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“The Parking Lot Will Crack and Bloom Again” in Children’s Books February 20, 2012

Filed under: Books,Environmental Education — explorergarden @ 6:53 am

A recent study, posted at journalism/media  watchdog group,, and referenced by the nonprofit organization Children and Nature Network, (read the article here: suggests that illustrated children’s picture books are increasingly focused on the built world, rather than the natural world. The study examined nearly 300 Caldecott Award-winning children’s books written from the 1930s to 2008, categorizing 8000 images as depicting natural or built environments.  From the 1930s to the 1960s, the images were equally divided — natural and built. Starting in the 1970s, however,  the balance began to shift, with each subsequent decade seeing a decline in the depiction of natural environments, animals — even domestic animals. Today, the study says, it is rare to find the natural world depicted at all.

Those of us who write books for children, and care about the environment, like to believe that creating beautiful books that depict the wonder of nature can have a tremendous influence on children’s view of the natural world.  Plenty of books beautiful books come to mind that depict the natural world with beauty and grace. In particular, Marla Frazee’s illustrations in Liz Garton Scanlon’s 2010 book  All the World show a natural world reminiscent of The Little House, and Snippy and Snappy, and Caps for Sale, all written in the 1930s. The natural world is not dead in children’s books. Perhaps it is dormant, springing to life again in books such as this. Here’s a book trailer for this beautiful book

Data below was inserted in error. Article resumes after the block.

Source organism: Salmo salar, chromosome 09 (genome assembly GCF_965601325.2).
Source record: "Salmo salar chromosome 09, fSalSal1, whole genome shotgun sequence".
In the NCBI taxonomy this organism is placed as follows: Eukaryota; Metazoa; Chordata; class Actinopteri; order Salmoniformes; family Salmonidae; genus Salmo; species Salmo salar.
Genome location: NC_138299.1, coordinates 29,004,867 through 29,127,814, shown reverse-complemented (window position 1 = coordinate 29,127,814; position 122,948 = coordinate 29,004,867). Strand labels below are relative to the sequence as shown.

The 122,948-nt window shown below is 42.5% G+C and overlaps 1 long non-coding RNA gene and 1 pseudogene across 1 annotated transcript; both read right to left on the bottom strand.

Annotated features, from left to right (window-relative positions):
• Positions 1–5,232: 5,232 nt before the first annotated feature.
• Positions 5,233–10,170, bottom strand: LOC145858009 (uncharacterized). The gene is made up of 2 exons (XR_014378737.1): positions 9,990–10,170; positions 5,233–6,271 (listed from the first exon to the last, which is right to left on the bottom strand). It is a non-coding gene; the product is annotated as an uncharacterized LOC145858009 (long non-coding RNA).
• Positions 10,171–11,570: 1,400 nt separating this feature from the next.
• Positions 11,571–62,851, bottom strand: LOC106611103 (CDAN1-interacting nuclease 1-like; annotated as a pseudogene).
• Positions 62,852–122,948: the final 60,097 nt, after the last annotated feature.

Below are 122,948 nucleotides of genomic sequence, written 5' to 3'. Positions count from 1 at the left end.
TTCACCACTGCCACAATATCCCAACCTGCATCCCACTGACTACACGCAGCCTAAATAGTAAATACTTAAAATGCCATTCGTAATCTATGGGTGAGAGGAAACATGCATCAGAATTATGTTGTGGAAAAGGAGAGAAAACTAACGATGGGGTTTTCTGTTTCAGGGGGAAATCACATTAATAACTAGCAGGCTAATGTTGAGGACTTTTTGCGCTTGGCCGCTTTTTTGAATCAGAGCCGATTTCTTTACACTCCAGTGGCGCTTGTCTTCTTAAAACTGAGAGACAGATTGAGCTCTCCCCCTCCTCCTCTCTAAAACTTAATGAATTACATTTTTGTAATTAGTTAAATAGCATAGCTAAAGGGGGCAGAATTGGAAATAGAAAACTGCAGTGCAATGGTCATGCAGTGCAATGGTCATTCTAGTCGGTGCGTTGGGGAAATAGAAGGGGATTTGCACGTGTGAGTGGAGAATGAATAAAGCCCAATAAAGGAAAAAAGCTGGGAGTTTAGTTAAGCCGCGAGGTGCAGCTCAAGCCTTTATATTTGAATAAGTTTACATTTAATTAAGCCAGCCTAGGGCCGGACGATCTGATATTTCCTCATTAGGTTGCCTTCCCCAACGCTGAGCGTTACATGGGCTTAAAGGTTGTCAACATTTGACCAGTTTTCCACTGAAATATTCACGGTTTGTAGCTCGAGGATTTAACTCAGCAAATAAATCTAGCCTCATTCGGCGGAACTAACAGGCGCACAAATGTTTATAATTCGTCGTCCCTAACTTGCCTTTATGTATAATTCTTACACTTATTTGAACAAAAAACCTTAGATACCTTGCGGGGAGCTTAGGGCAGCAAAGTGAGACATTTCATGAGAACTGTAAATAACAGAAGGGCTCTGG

Those of us who write — and the publishers who put our books out in the world — may need a wake up call. Perhaps all it takes to reverse this trend is for us to notice and appreciate the beauty of the natural world ourselves. In the words of Dana Lyon’s beautiful song, “Willy Says,”  “The parking lot will crack and bloom again. There’s a world beneath the pavement that will never end. The seeds are lying dormant, it will never end.”


Where do hummingbirds go in the rain? February 16, 2012

Filed under: Animals,Environmental Education — explorergarden @ 5:59 am

The little hummingbird has been sitting on her nest in our Butterfly Bush for a week and a half now. Surely her eggs are ready to hatch! But tonight is a blustery night. We went out with a flashlight to see how she was faring, and there she sat, her eyes closed, her long beak pointed up slightly. She seemed to be shivering slightly — or maybe it was some tiny hatchlings underneath her feathers. A few leaves sheltered her head, but for the most part she was exposed to the elements, sleeping in the rain, fluffed up as much as she could fluff in her tiny nest, waiting out the storm.


February 10, 2012

Filed under: Gardening — explorergarden @ 5:49 am

Gophers again. In some spots, my yard looks like swiss cheese. But  since I haven’t actually seen the gopher, I ‘m kind of pretending it’s not happening.  Yes, I am in denial. But I am also gathering information.

This is what folks tell me:

Rick says: You have to get tough with them! You have to think of yourself as a farmer. Either they get your crops, or your family does.

Jiminy Cricket (in my head): Oh, my!